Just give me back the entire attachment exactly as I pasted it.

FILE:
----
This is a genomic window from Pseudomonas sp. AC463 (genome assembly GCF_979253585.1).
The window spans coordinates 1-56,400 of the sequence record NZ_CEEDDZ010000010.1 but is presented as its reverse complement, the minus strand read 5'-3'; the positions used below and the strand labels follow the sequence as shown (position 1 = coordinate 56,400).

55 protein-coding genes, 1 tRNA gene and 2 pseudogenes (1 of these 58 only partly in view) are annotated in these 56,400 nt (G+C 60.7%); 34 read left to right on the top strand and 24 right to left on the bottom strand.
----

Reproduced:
This is a genomic window from Pseudomonas sp. AC463 (genome assembly GCF_979253585.1).
The window spans coordinates 1-56,400 of the sequence record NZ_CEEDDZ010000010.1 but is presented as its reverse complement, the minus strand read 5'-3'; the positions used below and the strand labels follow the sequence as shown (position 1 = coordinate 56,400).

55 protein-coding genes, 1 tRNA gene and 2 pseudogenes (1 of these 58 only partly in view) are annotated in these 56,400 nt (G+C 60.7%); 34 read left to right on the top strand and 24 right to left on the bottom strand.